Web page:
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Understanding Construction Loans

If you can’t find a home that meets all your wants and needs, building a brand-new home may be the answer. But how do you get a mortgage on a building that doesn’t exist yet? Financing the construction of a new home is a bit different than taking out a mortgage on an existing property. Here’s a look at how construction loans work and what to expect if you’re considering a new-home build.


Construction loans are short-term loans, usually for a term of about one year. The loan amount is calculated from the estimated value of the finished home. Construction loans cover the costs of purchasing the permits, materials, and labor to build your new home. The cost of the land to build on may also be included in some cases. Appliances, permanent fixtures, and even landscaping can generally be paid for with a construction loan. For you to qualify, construction loans require higher credit scores and larger down payments than a traditional mortgage, plus a detailed building plan including blueprints, a timeline, and an estimated cost breakdown that your architect or builder will give you. As your home is being built, your lender will check on the progress of construction, helping to keep things on schedule and within your budget.


Instead of getting a lump sum of cash paid to you so that you can then turn around and pay your builders, the payments (also called draws) are sent directly to your contractor(s), taking that responsibility off your hands. Draws are made in installments on a regular schedule based on your estimated timeline and budget. Before each draw is released, your lender will send an appraiser or an inspector to the construction site to make sure things are going according to plan. During the construction phase, you’ll only need to make interest payments on the loan amount. Paying down the loan principal starts upon completion of your home, when you’ll need to change to a standard mortgage. Depending on the loan program you select, your construction loan may automatically convert to a traditional mortgage, or you’ll need to take out a new one.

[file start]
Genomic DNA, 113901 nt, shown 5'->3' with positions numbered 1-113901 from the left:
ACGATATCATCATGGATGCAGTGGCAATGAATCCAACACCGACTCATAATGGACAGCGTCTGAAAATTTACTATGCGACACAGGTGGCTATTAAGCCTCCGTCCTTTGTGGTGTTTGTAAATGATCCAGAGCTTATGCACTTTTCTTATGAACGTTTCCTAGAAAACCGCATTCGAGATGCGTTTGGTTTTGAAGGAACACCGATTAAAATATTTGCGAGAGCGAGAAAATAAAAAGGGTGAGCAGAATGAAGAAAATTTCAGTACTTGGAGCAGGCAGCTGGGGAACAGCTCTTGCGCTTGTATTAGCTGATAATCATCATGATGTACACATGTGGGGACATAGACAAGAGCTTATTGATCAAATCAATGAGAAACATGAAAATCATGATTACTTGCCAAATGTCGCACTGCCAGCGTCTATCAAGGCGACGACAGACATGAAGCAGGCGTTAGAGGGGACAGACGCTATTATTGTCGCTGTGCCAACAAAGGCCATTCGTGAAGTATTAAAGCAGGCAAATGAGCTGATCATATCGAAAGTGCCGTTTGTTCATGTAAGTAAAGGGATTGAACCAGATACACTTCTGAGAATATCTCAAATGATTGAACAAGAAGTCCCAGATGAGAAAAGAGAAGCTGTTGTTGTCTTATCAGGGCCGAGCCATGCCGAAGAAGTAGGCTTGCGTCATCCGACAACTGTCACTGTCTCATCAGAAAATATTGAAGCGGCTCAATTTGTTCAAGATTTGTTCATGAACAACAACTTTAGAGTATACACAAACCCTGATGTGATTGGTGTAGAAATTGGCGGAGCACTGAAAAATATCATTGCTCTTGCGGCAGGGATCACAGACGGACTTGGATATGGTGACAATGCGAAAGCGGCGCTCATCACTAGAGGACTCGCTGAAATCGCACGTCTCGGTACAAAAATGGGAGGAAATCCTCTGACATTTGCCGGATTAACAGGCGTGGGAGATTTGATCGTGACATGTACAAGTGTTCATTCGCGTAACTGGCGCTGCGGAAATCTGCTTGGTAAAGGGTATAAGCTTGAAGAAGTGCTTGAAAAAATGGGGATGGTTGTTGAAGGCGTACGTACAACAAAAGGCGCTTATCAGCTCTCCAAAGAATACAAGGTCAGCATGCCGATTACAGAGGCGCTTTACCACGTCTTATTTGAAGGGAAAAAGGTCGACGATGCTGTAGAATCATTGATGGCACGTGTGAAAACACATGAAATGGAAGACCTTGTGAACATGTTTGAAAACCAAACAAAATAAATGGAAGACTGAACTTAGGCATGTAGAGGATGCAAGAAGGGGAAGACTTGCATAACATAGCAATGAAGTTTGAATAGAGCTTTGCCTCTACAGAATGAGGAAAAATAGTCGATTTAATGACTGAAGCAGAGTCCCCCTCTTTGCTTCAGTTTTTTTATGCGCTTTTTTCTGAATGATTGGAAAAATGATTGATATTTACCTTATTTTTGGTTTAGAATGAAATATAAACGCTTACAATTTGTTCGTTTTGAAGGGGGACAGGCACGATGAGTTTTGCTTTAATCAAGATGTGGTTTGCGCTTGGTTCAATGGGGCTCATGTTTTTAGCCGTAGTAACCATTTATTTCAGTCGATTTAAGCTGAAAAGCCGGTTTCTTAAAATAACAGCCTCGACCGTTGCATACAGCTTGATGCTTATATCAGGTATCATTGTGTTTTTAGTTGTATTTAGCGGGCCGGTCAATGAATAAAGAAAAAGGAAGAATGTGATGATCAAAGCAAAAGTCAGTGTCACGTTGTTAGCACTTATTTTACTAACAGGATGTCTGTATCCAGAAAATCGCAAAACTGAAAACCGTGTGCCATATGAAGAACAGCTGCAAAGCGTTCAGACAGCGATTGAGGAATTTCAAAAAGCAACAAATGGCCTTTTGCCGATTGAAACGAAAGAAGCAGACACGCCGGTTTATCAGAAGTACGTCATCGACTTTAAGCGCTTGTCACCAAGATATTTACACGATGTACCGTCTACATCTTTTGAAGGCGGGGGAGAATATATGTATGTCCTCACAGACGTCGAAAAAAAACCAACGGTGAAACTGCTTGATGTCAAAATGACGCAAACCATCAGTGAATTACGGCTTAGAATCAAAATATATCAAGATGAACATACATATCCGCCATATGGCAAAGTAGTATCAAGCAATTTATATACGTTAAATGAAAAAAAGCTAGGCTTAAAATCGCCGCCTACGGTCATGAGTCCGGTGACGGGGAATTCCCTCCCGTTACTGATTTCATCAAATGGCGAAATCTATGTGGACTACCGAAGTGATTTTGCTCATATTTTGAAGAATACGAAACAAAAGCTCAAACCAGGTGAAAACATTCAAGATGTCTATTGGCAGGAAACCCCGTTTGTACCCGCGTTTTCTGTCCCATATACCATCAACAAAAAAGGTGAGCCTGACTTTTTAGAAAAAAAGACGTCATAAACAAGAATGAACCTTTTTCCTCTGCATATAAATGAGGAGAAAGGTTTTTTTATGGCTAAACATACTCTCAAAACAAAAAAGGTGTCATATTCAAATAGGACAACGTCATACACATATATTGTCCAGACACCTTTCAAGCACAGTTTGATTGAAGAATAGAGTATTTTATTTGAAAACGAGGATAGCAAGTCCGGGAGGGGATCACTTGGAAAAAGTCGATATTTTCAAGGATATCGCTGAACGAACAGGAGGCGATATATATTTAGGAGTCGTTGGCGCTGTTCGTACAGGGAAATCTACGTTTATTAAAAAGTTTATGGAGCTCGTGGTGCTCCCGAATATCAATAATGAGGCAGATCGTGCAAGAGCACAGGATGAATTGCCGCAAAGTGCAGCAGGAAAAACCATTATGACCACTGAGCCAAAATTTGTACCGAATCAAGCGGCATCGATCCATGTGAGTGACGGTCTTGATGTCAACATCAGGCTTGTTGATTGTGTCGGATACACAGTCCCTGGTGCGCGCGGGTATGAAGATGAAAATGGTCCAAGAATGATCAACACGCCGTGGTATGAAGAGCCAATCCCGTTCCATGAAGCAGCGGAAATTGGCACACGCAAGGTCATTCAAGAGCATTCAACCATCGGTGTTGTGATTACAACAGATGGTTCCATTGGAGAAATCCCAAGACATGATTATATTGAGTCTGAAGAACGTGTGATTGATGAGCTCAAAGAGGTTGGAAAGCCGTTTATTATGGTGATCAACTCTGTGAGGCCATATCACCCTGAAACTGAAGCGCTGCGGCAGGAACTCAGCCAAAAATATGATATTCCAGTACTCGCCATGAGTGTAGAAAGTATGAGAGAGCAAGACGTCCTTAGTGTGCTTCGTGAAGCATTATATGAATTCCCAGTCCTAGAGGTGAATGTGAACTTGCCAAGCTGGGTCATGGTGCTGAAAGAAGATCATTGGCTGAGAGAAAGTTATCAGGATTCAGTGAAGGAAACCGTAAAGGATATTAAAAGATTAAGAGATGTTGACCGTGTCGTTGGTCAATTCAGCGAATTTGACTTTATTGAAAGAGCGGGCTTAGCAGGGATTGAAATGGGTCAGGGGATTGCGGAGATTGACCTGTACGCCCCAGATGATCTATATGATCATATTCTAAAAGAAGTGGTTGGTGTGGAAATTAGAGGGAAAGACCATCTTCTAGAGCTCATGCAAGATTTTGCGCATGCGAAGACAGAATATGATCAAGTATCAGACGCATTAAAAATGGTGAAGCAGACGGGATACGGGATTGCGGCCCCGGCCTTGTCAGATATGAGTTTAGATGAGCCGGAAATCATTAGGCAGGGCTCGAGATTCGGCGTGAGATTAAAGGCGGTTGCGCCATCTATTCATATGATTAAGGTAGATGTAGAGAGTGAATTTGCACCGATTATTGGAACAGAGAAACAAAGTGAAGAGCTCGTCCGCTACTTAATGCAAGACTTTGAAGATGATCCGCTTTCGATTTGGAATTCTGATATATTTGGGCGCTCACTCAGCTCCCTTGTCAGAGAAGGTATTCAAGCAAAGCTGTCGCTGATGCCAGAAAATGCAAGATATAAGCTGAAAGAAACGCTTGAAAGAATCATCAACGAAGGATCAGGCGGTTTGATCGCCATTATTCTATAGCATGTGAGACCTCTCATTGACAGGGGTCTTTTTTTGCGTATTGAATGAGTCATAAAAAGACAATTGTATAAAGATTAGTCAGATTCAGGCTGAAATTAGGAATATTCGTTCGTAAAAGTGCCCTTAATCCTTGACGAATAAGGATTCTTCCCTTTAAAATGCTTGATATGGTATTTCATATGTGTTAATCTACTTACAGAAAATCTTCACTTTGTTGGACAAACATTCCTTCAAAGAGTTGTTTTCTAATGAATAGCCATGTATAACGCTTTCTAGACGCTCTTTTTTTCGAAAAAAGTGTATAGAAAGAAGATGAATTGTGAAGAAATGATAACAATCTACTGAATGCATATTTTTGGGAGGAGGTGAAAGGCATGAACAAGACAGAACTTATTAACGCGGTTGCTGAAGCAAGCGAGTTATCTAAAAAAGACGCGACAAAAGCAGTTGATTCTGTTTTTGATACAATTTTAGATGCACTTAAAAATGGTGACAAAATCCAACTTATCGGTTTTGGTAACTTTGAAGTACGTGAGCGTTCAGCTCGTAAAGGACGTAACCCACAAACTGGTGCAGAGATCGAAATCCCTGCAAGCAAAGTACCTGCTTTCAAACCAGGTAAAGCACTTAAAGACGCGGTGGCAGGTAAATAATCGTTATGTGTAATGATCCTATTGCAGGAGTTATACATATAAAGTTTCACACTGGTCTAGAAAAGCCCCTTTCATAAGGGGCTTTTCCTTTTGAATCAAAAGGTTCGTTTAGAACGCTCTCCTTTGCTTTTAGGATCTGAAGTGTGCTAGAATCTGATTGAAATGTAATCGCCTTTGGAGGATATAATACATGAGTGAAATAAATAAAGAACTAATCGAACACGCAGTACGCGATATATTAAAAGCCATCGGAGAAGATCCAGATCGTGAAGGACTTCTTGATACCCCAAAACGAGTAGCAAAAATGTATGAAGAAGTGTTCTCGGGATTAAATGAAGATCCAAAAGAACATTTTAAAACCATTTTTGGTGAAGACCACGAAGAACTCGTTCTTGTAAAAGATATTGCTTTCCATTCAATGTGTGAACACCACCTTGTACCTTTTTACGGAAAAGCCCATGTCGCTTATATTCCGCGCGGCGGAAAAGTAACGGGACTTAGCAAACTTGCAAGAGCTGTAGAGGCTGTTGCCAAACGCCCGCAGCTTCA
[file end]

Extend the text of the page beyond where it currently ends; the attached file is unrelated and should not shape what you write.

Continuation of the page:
There are several loan programs designed specifically for people who are building a new home. We can set up a call to go into more detail on each, but for now, here are the basics:

Construction-only loan

With a construction-only loan, if you can’t pay off the loan in a lump sum upon completion of your home (most people cannot), you’ll need to take out a mortgage to pay it off. The construction-only loan will fund your build, and the new, standard mortgage will pay off your construction loan. You end up with two separate loans and two sets of closing costs.

Construction-to-permanent loan

Sometimes referred to as an all-in-one or a one-time close loan, a construction-to-permanent loan will convert from a construction loan to a standard, long-term mortgage upon completion of your home. Like with any mortgage, you’ll then make payments on the interest and the principal. No additional closing costs or fees need to be paid.

Lot loan

A lot loan is specifically for purchasing the land you want to build on. A separate loan for construction will be needed. A lot loan is not always necessary as some construction loans include the cost of the land.


Building a new home is a huge project, but with the right loan and the right lender, it can be a smooth process that gets you into the home you’ve always wanted.


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